457 visa holders can save on school fees The WA Government recently announced proposed changes that will result in parents working in the State on 457 visas being forced to pay up to $4000 per year for each of their children to attend public schools.

An eligible employee might be able to salary sacrifice education costs such as tuition fees, books and tutoring without triggering an FBT liability for the employer.

The policy change is likely to place a severe financial burden on many employees. However, there may be an opportunity to reduce the overall cost to affected employees with the right salary packaging strategy.

There might be considerable income tax savings for an eligible 457 visa employee in salary packaging these education costs, but also potential savings for the employer (for example, payroll tax, retaining experienced employees).

Many 457 visa holders would qualify as ‘overseas workers’ under the Fringe Benefits Assessment Act 1986 and, as such, an opportunity exists for them to take advantage of an FBT concession for the education costs of the children of these employees.


WA Master Builder

For advice or assistance with salary packaging in general or with packaging benefits for 457 visa holders, contact RSM Bird Cameron on 9261 9100.

REPORTS: Building Business

How to set your sails to increase building sales in the current market There is an old saying, we cannot change the winds, but we can change the set of our sails. As I look at the stats from a presentation by Master Builders Australia chief economist, Peter Jones, this saying keeps ringing in the my ears. Leigh Farnell

The data says residential building will continue to grow by 22 percent in 2013-14, 17 percent in 2014-15 and nine percent in 2015-16 while the non-residential and engineering construction sectors will contract. What does this mean in terms of how you set your sails? The wind is changing. It will be up to you to adapt. Get ready to change the set of your sails.

How to set your sales and marketing sails in this environment The good news is that for the first time in years, on the front page of a recent edition of the West Australian the headline read ‘Business Confidence Bounces Back after Abbott Election Win’. Inside, the West reported consumer shopper confidence up by 4.7 percent to a threeyear high.

Six costly facts you can take advantage of • The fact is 90 percent or more sales managers have been good or very good salespeople then get promoted to sales and/or marketing manager with little or no training in how to manage a sales team. • In most cases, the only training they have had is from the manager they worked under/with for the past 5-10 years. • In over 70 percent of cases, the last sales training a sales rep had was a half-day or one-day three or more years ago. • In over 80 percent of cases, there is no agreed sales system or best practice system to help reps in taking an interested prospect and converting them to high margin, highly satisfied customer sale. • Over 90 percent of sales reps cannot and do not articulate the uniqueness, benefits or compelling value transfer of their companies. • When asked ‘why should I buy from you compared to your competition?’ most undersell or bumble their way through the answer.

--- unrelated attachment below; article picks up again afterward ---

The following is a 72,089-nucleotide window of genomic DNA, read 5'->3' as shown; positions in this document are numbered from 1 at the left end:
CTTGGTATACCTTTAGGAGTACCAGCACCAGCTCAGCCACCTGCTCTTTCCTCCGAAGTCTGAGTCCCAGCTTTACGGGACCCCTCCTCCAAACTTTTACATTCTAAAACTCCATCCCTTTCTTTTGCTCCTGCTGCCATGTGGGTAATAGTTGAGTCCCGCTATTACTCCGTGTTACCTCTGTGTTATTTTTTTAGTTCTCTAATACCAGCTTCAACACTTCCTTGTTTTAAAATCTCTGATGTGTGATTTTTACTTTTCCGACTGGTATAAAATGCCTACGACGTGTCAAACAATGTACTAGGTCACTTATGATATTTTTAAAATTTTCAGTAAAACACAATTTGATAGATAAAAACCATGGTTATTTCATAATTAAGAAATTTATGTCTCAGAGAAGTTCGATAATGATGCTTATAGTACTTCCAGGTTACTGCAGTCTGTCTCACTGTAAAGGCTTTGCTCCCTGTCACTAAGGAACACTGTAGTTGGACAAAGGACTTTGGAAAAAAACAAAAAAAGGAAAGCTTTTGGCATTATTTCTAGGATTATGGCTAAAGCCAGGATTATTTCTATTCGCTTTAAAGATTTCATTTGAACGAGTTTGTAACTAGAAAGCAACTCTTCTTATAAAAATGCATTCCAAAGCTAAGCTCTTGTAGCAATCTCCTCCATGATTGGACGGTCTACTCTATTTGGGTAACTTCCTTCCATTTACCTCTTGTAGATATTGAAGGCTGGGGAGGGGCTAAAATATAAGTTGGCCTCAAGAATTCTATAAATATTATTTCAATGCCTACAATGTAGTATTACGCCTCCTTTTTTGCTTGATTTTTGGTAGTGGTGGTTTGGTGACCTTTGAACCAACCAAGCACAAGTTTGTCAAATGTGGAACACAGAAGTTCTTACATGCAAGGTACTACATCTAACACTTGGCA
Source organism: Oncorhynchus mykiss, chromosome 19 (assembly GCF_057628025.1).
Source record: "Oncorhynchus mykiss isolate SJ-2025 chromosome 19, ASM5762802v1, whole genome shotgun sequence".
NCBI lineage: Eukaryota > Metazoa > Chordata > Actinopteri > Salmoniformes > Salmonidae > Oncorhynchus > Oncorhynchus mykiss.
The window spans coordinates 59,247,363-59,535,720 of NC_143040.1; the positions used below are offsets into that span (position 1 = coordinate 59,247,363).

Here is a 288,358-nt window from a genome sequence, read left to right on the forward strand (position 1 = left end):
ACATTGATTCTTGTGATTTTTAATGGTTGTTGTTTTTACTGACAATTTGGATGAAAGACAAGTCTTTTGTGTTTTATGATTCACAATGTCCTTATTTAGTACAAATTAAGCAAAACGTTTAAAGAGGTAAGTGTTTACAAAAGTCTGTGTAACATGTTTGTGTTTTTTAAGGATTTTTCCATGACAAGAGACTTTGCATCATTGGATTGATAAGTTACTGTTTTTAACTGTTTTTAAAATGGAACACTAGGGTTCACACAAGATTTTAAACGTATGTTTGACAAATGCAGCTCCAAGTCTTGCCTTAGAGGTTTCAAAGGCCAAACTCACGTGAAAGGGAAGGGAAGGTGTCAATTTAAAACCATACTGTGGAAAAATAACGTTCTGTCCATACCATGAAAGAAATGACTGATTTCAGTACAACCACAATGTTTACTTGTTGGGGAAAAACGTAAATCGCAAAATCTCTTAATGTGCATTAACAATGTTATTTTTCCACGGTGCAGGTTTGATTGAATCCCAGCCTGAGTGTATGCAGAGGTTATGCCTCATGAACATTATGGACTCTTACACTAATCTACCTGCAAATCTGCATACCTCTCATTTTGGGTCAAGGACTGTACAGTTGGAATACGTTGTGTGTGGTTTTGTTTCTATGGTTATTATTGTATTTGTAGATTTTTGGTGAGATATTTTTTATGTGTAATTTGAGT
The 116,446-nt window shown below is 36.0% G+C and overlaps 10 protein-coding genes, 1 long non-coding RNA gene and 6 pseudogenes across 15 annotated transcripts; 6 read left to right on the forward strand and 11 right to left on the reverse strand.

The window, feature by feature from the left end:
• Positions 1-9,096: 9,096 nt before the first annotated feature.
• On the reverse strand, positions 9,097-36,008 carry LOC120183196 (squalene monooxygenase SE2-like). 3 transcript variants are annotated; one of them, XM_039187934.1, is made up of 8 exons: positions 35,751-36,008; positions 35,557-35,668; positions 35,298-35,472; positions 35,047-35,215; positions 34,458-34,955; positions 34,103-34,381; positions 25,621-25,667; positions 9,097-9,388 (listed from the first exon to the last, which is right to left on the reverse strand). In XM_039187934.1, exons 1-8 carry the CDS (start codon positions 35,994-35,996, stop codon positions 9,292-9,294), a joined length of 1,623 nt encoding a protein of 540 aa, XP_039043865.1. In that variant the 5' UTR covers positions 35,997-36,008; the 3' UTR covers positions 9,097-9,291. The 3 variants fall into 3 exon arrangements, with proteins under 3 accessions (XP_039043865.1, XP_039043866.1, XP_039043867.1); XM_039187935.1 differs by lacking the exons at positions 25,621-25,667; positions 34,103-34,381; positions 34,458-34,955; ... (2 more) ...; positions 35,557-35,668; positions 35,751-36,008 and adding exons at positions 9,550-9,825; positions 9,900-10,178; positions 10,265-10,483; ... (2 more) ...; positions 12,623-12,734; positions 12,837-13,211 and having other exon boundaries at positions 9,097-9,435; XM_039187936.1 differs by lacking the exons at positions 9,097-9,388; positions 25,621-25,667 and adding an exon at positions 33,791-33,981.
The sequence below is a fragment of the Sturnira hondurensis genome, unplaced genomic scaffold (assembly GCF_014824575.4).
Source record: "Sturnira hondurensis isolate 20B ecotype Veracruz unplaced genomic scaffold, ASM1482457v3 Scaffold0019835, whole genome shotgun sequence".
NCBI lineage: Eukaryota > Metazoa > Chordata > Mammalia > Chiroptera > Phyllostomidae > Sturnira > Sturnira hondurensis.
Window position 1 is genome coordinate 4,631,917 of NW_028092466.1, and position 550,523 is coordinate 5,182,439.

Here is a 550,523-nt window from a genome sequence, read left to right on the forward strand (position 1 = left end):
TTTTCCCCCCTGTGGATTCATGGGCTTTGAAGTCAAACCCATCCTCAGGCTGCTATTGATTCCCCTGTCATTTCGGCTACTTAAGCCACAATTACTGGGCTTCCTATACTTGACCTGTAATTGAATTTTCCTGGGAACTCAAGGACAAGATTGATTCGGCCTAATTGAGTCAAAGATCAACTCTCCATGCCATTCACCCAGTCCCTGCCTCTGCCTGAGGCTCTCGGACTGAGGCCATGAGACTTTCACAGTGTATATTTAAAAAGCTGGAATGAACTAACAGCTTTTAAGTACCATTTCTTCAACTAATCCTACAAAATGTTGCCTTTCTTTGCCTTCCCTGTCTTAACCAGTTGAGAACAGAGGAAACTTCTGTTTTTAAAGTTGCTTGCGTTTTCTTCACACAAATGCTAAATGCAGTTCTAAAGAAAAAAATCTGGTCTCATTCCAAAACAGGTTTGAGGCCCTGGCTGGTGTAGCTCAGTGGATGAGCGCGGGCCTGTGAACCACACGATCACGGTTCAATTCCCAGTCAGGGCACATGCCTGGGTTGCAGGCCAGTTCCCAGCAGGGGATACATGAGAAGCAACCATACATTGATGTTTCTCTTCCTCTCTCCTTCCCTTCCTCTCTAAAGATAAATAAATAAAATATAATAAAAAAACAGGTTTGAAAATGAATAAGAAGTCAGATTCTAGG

The challenge for builders and sales and marketing managers is to harness this sentiment to get as big a slice of the pie as possible.

Test it with your team for yourself.

What we see successful builders doing

Three powerful tips to set your sails (and sales)

As a sales and marketing coach, I see successful builders maximising their share of market growth by: • Being very clear about which market sector they are targeting (new homes, first homes, premium homes etc.). • Creating powerful campaigns that speak to the needs of their target markets – not one shot-one off marketing. • Recruiting, training, incentivising and managing sales teams to follow proven sales conversion systems to optimise leads. • Creating a high performance, service based team culture.

• Capture your best practice sales system so reps have clear guidelines and checklists to help maximise their chances of truly uncovering needs and closing sales. We have a tool we call the ‘Sales Color Zones – Sales Circle of Life’. This is a Color Zone system of guiding reps through sales to maximise chances of converting leads into not just high paying-high margin, satisfied customers, but referral generating advocates of your business. • As part of your sales management system, have clear, documented expectations of what is acceptable and unacceptable in your team. We call them ‘Red and Green Zones’. • Even though many builders and sales managers say it’s about the reps as a group of individuals (not really a team), there is great power and value in effective sales team meetings and training. Have a powerful, positive structure to your team meetings – meetings that engage, enthuse, excite and educate are a critical part of the success jigsaw puzzle. Never underestimate the power of a champion team.